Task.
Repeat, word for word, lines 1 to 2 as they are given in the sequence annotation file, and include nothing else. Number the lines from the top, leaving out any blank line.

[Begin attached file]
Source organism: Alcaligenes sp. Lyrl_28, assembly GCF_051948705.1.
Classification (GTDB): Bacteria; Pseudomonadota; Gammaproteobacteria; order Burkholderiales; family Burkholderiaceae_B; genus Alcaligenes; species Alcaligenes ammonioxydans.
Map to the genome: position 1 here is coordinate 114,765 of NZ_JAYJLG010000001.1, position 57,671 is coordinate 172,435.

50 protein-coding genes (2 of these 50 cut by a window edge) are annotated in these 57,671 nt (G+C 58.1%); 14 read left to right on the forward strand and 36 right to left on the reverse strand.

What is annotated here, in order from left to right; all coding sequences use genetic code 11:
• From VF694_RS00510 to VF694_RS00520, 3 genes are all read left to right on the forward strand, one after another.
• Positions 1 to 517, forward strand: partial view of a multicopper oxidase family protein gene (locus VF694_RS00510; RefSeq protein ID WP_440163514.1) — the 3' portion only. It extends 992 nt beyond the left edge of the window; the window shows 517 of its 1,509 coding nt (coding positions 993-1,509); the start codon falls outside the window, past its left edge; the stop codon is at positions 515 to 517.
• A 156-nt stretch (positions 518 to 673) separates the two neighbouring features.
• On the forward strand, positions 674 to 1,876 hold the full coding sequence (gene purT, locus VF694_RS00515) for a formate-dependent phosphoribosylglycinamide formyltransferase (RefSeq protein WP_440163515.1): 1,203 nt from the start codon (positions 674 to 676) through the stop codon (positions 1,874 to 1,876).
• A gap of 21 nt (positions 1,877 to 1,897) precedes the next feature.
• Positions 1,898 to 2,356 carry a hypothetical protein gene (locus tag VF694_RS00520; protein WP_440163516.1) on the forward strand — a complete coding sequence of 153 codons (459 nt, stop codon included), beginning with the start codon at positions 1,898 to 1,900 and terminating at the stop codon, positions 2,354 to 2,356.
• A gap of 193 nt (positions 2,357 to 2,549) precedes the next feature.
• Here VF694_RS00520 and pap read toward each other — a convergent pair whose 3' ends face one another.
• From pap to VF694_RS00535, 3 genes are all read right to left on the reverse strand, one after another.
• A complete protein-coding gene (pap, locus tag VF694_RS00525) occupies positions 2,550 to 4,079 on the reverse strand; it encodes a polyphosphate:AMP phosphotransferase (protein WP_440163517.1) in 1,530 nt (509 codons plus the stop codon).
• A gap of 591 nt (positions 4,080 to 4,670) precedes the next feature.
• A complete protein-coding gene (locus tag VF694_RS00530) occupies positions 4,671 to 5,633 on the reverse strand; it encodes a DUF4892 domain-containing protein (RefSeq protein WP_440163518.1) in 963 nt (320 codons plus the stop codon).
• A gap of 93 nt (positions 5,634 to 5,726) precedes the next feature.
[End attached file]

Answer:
Source organism: Alcaligenes sp. Lyrl_28, assembly GCF_051948705.1.
Classification (GTDB): Bacteria; Pseudomonadota; Gammaproteobacteria; order Burkholderiales; family Burkholderiaceae_B; genus Alcaligenes; species Alcaligenes ammonioxydans.